Though Gibson found that Australia was less welcoming to women in executive roles than the United States, she decided to stay on in Australia. She did however return to Hollywood for a buying trip in late 1941, just before the bombing of Pearl Harbour, and was unable to return to Australia for several years. During her enforced stay in the USA, Gibson was made managing director of the Transcription Company of America.

Returning to Australia she formed Grace Gibson Radio Productions in 1944. Considered careful where money was concerned she was also generous to her staff and was admired for her skill at sales and her total commitment to work. Gibson’s company specialised in soap operas and serials, ranging from long-running family dramas Dr Paul and Portia Faces Life, to crime serials Night Beat and Dossier on Dumetrius. Scripts were often imported from the United States and adapted for Australian audiences and then syndicated to radio stations across Australia, New Zealand, South Africa, Hong Kong and the West Indies. Many shows were so popular that they were still produced for up to 14 years after the original American scripts ran out, employing local writers to take over.

In 1952 Gibson made a serious attempt to expand her business into the new broadcasting medium by making a television pilot. Due to the financial risks involved, Gibson chose not to proceed with any further television productions. However she provided assistance to Frank Packer in his successful application for a Sydney television licence. Gibson continued to produce radio programs for some years following the introduction of television.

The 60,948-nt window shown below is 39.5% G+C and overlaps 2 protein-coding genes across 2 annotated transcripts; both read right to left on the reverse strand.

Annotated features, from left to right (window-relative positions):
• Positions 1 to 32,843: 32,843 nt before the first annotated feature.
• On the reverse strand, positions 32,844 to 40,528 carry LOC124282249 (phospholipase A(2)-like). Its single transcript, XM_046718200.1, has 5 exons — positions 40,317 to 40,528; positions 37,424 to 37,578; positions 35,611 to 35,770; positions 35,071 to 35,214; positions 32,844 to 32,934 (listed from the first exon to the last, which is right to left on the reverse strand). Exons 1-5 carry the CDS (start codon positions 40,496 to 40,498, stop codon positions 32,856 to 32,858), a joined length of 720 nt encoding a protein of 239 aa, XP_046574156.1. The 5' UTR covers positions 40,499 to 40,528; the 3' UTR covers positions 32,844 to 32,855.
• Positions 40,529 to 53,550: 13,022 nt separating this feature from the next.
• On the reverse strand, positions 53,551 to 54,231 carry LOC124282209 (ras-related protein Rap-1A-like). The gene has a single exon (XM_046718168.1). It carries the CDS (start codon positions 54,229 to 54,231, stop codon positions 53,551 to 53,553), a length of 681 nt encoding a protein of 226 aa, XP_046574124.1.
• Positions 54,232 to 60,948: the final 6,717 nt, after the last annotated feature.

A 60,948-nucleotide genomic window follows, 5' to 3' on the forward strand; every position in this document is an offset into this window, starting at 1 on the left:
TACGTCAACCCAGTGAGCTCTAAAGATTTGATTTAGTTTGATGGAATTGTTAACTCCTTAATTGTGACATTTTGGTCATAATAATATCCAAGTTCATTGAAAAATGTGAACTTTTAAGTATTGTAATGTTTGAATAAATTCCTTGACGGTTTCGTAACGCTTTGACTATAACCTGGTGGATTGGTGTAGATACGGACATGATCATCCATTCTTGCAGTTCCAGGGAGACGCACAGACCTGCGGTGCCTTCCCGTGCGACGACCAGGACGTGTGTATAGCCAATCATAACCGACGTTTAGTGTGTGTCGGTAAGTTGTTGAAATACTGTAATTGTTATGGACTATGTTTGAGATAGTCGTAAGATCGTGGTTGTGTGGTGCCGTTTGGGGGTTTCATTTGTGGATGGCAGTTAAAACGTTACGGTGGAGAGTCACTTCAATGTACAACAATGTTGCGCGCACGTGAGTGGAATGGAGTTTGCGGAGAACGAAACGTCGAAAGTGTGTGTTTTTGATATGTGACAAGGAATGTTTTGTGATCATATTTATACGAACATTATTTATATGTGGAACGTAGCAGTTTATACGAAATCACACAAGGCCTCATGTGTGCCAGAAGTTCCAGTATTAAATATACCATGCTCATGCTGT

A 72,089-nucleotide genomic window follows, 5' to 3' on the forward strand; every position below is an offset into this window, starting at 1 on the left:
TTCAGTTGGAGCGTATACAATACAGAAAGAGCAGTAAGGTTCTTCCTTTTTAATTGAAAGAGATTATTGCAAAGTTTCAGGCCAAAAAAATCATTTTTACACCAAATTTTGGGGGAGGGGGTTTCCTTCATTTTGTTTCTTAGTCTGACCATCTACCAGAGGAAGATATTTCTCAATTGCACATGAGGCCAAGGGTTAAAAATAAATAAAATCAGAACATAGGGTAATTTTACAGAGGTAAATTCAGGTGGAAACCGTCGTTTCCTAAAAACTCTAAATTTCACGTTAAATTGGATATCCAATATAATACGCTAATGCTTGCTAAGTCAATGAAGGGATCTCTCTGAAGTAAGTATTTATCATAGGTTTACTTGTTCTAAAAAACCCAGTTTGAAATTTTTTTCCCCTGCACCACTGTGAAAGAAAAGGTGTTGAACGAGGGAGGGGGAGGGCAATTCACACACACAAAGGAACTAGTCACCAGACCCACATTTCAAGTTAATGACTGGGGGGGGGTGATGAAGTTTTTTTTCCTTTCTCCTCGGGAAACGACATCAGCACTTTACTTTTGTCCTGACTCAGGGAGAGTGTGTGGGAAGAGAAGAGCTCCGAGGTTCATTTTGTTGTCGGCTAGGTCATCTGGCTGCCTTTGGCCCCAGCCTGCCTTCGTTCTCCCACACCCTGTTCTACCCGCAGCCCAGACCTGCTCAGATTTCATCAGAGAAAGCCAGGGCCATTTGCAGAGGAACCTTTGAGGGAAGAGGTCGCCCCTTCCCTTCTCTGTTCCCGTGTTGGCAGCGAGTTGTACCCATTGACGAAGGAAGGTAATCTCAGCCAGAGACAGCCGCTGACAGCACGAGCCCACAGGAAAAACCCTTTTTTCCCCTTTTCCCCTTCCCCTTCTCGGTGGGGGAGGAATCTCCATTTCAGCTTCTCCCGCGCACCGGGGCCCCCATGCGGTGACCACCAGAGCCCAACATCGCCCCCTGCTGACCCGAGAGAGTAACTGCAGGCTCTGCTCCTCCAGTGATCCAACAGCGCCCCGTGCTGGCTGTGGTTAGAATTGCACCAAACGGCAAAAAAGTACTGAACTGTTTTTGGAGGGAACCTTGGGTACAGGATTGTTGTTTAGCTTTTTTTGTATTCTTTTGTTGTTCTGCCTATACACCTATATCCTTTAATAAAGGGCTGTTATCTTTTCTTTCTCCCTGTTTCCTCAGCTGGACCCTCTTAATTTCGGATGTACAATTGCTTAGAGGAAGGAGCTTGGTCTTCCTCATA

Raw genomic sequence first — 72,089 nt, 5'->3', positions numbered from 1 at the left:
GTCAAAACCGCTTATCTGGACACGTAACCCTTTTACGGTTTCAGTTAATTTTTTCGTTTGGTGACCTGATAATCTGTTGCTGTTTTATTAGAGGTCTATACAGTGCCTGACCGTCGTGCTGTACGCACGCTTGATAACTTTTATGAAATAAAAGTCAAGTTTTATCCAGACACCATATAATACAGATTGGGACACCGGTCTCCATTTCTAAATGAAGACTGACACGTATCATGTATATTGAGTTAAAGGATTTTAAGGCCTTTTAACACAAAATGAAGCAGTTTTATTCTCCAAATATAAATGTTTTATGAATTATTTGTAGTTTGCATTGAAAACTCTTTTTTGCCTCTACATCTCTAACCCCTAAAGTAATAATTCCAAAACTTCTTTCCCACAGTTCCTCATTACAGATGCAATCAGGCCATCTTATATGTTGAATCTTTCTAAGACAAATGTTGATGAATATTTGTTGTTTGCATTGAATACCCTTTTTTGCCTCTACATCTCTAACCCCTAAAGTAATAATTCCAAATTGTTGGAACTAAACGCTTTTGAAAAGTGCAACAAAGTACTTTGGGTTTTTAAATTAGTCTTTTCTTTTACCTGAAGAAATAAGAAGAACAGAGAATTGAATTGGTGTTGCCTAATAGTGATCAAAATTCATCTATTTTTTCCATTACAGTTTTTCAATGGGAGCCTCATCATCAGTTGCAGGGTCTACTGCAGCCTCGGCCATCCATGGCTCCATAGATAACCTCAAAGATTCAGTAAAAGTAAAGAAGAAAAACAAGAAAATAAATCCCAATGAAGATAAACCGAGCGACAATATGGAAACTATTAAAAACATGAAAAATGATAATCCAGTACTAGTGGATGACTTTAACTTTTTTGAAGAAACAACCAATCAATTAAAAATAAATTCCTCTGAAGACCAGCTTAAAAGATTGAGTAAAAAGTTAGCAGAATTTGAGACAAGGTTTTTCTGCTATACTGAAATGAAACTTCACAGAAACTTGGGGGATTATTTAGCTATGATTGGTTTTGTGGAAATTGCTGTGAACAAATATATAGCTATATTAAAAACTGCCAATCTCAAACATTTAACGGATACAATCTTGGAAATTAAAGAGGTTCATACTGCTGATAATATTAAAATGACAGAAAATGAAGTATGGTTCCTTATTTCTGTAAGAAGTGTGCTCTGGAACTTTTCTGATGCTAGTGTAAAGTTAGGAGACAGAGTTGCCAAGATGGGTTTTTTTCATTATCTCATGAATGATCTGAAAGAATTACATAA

When Gibson sold the business in 1978, Grace Gibson Productions had produced and sold around 40,000 quarter-hour episodes. In recognition for her services to radio, Gibson was awarded the Order of Australia in 1987. She passed away in 1989.

BY MARYANNE DOYLE

 

References

Archival
Gibson, Grace interviewed by Jenny Anderson, NFSA title: 817755
James, Reg interviewed by Bruce Leonard, NFSA title: 260093
Vine, Valerie interviewed by Beverley Dunn, 1993, NFSA title: 268925
Vine, Valerie interviewed by Beverley Dunn, 1994, NFSA title: 272071

Published
‘AN AMERICAN GIRL Sells Sixty-Two RADIO SERIALS’, The Australian Women’s Weekly, 2 March 1935, p 25
‘Deadly Nightshade on 5AD’, The Advertiser, 3 July 1952, p 11
‘John Quinn’s RADIO ROUND UP’, The Mail, 5 July 1952, p 26
Lane, Richard and National Film and Sound Archive of Australia, The Golden Age of Australian Radio Drama 1923-1960: A History Through Biography, 1994, Melbourne University Press, Carlton South, Vic

Online
Moran, Albert ‘Some beginnings for Australian television’, Continuum: The Australian Journal of Media & Culture, 1991, Vol 4 No 2